Blended fees factor in risk-adjusted performance

Investors typically believe that asset-based fee is not fair and that performance-based fee is optimal. But a blended model that is fair to the firms and the investors is possible.

There has been a continual debate on how to optimally structure asset management fees. Mutual funds currently adopt asset-based fees, which is not always fair to the investors. The question is: What is the fee model that is fair to the investors and the firms?

This article explains the issues relating to asset-based and performance-based fees. It then shows how firms can develop a blended model that is fair to the investors as well.

At first glance, it is obvious that asset-based fee is not optimal for investors. The firm receives its fees as percentage of assets under management (AUM) even if it underperforms the benchmark index (negative alpha). Besides, there is no direct incentive to generate higher returns, prompting firms to “chase” asset size to generate revenue.

Consider a fund whose alpha strategies are not unique. A non-unique alpha strategy would mean that the fund is primarily generating excess returns through exposure to high beta stocks. This causes inconsistency in excess returns, as market timing plays an important role in performance. Such funds typically increase revenue by gathering large AUM through strong marketing network.

Performance-based fee, on the other hand, appears to align the interest of the investors with that of the firms.

There are, however, some issues that merit attention. One, performance-based fee model requires a meaningful benchmark that captures the underlying investment process. Two, the firm has to have a good performance measurement system that captures the alpha and the resultant performance fees.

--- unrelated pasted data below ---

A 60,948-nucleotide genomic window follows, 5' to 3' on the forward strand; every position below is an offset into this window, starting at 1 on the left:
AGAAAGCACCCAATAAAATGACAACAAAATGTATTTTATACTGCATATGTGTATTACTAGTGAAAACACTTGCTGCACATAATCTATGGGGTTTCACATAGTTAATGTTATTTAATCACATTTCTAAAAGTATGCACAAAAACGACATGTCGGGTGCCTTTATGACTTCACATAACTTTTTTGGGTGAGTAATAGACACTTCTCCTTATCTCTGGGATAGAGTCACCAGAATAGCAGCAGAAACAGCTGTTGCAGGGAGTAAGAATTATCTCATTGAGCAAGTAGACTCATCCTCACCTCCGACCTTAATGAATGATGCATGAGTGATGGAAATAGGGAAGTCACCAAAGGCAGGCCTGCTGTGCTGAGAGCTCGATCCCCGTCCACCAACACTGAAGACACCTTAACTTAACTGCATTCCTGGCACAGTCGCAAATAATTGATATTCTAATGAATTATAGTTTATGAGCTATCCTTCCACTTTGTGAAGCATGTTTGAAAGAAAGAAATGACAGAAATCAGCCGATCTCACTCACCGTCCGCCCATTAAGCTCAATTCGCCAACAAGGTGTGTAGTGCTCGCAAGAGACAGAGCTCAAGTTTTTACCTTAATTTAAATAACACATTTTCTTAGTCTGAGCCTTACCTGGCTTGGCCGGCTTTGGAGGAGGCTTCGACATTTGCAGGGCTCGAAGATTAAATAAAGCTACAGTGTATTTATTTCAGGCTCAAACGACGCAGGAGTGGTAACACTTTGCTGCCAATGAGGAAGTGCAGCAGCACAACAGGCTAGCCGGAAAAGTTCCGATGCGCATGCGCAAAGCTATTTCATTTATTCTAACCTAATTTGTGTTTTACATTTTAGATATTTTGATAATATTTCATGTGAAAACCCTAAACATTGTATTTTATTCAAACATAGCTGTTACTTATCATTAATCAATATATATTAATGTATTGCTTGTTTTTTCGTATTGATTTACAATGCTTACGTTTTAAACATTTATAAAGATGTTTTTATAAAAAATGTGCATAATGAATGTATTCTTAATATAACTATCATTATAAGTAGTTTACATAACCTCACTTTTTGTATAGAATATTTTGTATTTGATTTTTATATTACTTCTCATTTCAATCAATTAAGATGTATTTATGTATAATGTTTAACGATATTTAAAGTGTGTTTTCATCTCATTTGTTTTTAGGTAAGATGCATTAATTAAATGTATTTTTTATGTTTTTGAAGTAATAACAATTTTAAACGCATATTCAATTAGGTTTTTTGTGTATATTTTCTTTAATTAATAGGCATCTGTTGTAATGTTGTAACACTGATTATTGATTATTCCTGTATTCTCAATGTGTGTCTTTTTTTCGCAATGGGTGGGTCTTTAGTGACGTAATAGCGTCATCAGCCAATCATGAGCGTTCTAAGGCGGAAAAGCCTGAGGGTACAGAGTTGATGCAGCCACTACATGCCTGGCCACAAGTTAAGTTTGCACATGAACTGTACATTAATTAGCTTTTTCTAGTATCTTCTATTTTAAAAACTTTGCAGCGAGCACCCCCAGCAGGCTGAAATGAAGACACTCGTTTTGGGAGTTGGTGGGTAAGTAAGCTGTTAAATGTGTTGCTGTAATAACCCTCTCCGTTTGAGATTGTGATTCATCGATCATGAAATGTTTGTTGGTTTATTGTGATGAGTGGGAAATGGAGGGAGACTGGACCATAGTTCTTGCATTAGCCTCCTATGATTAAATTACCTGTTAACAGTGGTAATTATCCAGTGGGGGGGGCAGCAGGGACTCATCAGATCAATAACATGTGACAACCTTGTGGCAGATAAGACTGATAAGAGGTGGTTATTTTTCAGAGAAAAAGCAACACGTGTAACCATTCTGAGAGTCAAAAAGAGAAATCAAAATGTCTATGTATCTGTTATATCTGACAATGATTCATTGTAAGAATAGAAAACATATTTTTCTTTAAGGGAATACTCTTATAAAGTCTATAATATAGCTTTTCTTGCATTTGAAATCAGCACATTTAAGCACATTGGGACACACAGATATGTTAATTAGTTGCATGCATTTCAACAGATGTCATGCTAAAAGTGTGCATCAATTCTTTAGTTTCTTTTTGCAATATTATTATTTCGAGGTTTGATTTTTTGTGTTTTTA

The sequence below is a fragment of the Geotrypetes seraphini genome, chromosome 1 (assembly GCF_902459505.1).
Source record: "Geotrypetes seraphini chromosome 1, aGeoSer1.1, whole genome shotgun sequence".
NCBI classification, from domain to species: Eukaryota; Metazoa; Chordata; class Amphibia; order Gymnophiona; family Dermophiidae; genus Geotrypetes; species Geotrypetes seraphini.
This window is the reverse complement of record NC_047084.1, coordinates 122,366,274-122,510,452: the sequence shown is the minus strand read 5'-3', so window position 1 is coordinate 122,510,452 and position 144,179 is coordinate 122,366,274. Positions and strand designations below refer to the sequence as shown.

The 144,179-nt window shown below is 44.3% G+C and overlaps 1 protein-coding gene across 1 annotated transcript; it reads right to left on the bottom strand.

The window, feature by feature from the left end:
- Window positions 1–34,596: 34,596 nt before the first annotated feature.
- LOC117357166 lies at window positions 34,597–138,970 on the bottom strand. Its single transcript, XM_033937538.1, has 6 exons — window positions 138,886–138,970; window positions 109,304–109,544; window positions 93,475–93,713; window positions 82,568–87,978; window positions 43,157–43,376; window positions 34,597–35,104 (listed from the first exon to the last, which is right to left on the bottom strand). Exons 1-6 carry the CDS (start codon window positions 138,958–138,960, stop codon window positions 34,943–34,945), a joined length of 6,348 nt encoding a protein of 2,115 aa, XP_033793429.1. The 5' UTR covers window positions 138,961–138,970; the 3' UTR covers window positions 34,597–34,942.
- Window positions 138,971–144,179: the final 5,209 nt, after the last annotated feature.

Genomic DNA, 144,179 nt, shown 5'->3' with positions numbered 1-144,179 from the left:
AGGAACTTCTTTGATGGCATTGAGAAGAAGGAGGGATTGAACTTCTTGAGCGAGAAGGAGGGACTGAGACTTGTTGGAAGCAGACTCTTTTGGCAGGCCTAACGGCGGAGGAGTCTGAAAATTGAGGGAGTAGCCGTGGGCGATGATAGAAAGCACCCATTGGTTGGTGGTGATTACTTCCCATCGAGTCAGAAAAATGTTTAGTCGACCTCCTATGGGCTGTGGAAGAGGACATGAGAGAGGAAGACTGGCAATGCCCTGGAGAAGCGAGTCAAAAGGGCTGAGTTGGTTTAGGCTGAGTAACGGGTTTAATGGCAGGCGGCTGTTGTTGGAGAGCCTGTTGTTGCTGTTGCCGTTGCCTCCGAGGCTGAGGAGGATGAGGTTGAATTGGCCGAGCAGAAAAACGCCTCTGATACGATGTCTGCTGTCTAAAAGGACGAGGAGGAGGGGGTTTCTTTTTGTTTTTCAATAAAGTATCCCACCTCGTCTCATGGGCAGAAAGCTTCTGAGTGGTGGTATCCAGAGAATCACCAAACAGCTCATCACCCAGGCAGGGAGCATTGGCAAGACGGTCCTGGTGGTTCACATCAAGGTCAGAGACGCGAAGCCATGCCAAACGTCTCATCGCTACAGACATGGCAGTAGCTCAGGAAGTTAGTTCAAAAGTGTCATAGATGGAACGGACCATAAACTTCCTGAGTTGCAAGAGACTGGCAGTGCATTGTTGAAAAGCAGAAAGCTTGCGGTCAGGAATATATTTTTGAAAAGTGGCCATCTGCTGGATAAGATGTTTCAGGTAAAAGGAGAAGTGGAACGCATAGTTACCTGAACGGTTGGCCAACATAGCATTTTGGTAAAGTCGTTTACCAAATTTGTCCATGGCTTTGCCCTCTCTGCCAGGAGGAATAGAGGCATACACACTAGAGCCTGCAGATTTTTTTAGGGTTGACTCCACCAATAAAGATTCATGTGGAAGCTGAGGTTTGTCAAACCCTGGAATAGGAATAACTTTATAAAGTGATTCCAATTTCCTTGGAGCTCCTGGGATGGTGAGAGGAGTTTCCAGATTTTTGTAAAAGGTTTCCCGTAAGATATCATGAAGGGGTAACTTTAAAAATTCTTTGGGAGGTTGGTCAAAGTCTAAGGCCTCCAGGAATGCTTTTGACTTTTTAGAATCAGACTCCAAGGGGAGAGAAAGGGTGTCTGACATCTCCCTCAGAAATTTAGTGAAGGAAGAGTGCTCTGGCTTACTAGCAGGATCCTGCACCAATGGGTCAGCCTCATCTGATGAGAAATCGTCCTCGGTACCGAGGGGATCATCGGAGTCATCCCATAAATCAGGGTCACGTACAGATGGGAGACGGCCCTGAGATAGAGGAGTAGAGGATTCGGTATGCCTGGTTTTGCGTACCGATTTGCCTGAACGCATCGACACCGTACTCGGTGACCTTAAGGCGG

And even if firms have best-practice performance measurement systems in place, the investor is confronted with the need to identify a fund that generates sustainable alpha.

This is no different from the present situation of asset-based model where all firms charge similar fees, forcing the investor to search for funds that generate consistent returns.

What, then, is the way ahead?

Blended fees

A blend of asset-based and performance-based fees could help moderate the problem by aligning investor interest with that of the asset management firms. Some form of this structure is already practiced by hedge funds.

To start with, firms should have a low asset-based fee, say 100 basis points. We believe that each fund should define its mandate in a measurable way to reward sustainable performance.

Suppose a fund follows large-cap style. The mandate could be to, say, generate excess returns of one per cent with a tracking error of not more than 2 per cent. In effect, the mandate requires the fund to have an Information Ratio (Excess returns divided by Tracking Error) of 0.50 or more.

Such a model could moderate the problem of a having an inappropriate benchmark, as it adjusts for the associated risks through the Tracking Error.

The model can define a participation rate of, say, 20 per cent of the excess returns over the benchmark if the fund generates the mandated Information Ratio (IR); higher IR would proportionately increase the performance fees while lower IR would decrease the fees. And to ensure consistent performance, the model can require the fund to achieve the mandate in, say, rolling three-year periods.


The blended-fee model appears to be fair to the firms and the investors. Importantly, firms adopting such a model signal confidence in their alpha strategies.

Besides, firms would be hard-pressed to look at their alpha fading rate — the rate at which alpha converges with the market returns or beta. This could prompt them to continually explore newer strategies and not offer same products as their peers. Such a scenario would augur well for the investors in the long run.

Of course, the larger issue still remains — if all firms eventually adopt the blended model, investors will still have to identify funds that can generate sustainable alpha.

(The author is the founder of Navera Consulting, a firm that offers wealth-mapping and investor-learning solutions. He can be reached at >

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